I admit I tend to gather a lot of gadgets. While rooting through a drawer recently, I noticed a bulky box containing a VR mobile headset that came with my Samsung Galaxy S7 a few years ago. Not being much of a gamer, this was my first immersive 3D experience outside of a movie theater. The device seemed like the coolest thing at the time, soaring over canyons or walking through virtual galleries (and bumping into furniture in real life). But I soon ran out of free VR programming that was pre-indexed, and was not motivated enough to root around for more or purchase any.

Here are some reasons VR headsets haven’t really taken off in the past.

Sluggish Adoption

Apparently, I am not alone. Without enough software, apps or content. VR headsets never really took off. Even gamers report branded vr headsets were too uncomfortable to wear for long-running games. As a result, there was not enough user base to warrant a high level of development.

VR companies also kind of limited themselves by making too many proprietary brands that are not compatible with each other. If a more universal platform would have been adopted and built upon, more content would have been developed to work on any device, and likely acceptance by the market would have come sooner. Or that’s the theory anyway.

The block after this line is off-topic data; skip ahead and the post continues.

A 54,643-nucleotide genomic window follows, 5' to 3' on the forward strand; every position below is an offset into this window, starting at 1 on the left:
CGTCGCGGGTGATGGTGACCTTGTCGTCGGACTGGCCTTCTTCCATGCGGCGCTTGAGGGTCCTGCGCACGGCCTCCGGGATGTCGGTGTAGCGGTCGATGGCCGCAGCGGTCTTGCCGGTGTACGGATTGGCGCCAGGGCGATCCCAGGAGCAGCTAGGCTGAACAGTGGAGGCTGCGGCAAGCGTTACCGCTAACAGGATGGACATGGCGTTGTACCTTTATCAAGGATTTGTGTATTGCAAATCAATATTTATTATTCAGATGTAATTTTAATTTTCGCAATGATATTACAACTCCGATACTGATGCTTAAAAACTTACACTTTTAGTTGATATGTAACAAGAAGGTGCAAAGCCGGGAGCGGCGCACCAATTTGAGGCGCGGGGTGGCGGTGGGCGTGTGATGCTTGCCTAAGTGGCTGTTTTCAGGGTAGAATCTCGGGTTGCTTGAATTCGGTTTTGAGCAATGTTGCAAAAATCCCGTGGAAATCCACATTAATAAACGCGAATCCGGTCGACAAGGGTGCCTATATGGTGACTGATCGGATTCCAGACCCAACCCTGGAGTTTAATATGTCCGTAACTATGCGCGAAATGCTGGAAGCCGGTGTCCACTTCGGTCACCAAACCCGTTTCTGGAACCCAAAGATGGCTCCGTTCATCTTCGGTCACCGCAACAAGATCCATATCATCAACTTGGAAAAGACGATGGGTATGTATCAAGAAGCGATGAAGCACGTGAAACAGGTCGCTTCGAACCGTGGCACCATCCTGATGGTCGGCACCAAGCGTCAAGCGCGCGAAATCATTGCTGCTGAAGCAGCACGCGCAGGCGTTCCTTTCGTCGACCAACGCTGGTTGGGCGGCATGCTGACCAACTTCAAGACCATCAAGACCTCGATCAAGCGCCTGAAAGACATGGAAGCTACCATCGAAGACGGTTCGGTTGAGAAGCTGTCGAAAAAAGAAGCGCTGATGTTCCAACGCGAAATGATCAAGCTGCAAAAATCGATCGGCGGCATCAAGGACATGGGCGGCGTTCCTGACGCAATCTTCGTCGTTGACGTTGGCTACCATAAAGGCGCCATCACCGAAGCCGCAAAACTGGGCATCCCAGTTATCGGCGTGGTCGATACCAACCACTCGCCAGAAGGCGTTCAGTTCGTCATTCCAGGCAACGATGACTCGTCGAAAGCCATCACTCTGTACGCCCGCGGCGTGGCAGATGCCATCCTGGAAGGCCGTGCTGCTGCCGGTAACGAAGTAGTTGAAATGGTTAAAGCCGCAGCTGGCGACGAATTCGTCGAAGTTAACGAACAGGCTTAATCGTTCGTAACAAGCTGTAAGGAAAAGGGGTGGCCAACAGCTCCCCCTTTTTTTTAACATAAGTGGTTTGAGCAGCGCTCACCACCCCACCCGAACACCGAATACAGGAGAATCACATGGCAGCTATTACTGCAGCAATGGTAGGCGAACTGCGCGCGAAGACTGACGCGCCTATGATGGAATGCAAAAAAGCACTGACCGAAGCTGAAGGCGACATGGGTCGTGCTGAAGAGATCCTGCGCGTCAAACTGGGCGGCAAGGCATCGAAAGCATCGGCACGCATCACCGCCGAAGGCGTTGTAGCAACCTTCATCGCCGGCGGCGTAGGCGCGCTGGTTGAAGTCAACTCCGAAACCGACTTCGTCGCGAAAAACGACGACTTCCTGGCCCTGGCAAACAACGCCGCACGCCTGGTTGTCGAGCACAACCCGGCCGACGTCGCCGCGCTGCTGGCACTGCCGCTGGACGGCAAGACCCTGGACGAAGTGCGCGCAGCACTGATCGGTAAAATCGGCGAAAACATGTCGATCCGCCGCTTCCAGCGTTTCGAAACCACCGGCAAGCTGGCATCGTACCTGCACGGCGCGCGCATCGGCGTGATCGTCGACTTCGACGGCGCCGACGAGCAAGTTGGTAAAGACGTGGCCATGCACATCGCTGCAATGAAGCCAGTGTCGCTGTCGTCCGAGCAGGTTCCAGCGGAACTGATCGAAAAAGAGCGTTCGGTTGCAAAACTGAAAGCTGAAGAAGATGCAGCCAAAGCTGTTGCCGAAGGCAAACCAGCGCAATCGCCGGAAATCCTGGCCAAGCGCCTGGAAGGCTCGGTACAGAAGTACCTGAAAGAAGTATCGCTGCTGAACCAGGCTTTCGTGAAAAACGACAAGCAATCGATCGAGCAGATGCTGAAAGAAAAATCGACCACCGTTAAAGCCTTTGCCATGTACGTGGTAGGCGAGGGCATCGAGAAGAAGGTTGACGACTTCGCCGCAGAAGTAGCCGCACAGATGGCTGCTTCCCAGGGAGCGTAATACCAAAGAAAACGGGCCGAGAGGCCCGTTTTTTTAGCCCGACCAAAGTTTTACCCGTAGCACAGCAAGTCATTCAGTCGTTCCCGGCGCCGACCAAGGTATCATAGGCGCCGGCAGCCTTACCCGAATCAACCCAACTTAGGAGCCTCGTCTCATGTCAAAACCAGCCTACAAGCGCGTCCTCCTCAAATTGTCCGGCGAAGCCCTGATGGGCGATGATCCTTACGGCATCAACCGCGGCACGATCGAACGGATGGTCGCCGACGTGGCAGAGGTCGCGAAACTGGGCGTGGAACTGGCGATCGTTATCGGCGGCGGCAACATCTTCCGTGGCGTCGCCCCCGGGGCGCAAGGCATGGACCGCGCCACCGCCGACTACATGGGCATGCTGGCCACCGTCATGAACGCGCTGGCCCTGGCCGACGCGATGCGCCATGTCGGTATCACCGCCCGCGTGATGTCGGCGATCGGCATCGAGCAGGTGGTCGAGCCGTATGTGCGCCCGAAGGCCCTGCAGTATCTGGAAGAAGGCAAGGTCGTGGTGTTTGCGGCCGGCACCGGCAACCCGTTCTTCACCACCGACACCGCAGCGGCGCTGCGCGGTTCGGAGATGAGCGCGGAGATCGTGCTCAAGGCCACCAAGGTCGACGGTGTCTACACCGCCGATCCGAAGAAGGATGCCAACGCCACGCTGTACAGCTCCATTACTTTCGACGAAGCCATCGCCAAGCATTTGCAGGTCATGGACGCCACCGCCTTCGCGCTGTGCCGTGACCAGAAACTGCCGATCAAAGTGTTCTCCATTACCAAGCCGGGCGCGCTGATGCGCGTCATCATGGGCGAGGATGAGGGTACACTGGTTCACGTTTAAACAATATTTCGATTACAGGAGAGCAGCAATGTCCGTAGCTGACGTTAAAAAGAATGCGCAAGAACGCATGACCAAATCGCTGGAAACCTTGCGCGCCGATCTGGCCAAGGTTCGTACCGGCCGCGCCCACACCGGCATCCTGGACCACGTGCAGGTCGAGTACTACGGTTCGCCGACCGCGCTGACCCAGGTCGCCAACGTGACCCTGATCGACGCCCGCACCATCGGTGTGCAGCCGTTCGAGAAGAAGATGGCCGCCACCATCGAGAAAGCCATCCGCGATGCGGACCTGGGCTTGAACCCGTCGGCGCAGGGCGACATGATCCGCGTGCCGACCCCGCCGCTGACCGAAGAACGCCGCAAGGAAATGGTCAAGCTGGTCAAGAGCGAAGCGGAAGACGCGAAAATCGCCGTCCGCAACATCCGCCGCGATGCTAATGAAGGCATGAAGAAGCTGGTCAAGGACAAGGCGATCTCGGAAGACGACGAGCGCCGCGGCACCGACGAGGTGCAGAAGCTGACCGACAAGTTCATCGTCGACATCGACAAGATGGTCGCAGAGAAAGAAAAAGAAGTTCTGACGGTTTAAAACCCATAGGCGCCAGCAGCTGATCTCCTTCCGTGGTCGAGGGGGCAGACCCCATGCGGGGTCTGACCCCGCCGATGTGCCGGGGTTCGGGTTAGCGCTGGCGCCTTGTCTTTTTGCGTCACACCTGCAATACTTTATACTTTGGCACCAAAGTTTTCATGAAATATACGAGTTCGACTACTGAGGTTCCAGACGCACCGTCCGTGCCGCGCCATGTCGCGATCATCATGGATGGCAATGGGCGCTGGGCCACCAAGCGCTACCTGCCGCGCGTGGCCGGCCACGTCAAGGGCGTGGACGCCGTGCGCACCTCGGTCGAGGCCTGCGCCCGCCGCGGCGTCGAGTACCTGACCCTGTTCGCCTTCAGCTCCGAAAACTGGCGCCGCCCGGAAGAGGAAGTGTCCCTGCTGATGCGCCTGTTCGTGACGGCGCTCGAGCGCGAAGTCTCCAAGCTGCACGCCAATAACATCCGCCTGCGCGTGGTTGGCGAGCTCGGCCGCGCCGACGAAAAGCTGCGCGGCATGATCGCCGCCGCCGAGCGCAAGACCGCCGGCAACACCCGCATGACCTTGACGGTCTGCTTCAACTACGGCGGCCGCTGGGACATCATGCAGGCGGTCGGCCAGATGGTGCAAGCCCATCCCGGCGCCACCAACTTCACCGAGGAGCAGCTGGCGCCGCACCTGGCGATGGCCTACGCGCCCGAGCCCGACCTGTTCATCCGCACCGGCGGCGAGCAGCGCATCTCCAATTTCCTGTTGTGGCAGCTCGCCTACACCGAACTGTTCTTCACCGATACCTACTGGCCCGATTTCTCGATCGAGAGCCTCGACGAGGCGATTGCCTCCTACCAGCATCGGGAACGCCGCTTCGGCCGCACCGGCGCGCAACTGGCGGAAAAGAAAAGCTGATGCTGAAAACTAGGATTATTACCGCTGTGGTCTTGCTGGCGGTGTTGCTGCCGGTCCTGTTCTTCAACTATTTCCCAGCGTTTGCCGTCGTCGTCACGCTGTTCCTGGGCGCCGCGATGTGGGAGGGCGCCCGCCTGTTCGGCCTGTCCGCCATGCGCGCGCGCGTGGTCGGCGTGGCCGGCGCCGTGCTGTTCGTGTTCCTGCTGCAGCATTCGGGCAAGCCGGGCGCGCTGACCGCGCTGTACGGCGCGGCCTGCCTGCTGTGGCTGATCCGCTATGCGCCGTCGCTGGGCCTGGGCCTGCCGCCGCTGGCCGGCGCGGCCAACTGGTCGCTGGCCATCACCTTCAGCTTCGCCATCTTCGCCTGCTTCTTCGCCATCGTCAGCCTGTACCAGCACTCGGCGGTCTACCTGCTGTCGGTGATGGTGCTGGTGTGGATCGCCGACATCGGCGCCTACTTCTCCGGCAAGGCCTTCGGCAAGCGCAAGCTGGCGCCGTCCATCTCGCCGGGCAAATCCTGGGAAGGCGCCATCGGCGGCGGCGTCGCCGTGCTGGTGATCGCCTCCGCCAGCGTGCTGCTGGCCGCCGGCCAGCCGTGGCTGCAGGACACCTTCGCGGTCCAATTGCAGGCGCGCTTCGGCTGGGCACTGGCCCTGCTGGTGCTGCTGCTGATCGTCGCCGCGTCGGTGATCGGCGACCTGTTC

The user experience used to be disappointing
There has traditionally been a lot of hype around the next big release in VR, especially for gamers. Users who were expecting dynamic scenes and super sharp images instead were delivered what one reviewer onΒ aptly calledΒ β€œβ€¦somewhere between your expectations and a disappointment.”

VR can make you sick

The more time you spend in virtual reality, the more you lose special awareness of the actual room you are in and the things in it (hence me tripping over the ottoman). Some VR made people nauseous, or caused falling accidents. Extended time in VR can cause blackouts or epileptic seizures, even in people that have never had one before. Makers of the most popular VR headsets, the Oculus Rift and HTC Vive, recommend taking β€œat least a 10 to 15-minute break every 30 minutes, even if you don’t think you need it.” Not so convenient if you are looking for a device to watch a 3D movie.

These are some of the things lacking in VR technology from just a couple of years ago.

By Olivia

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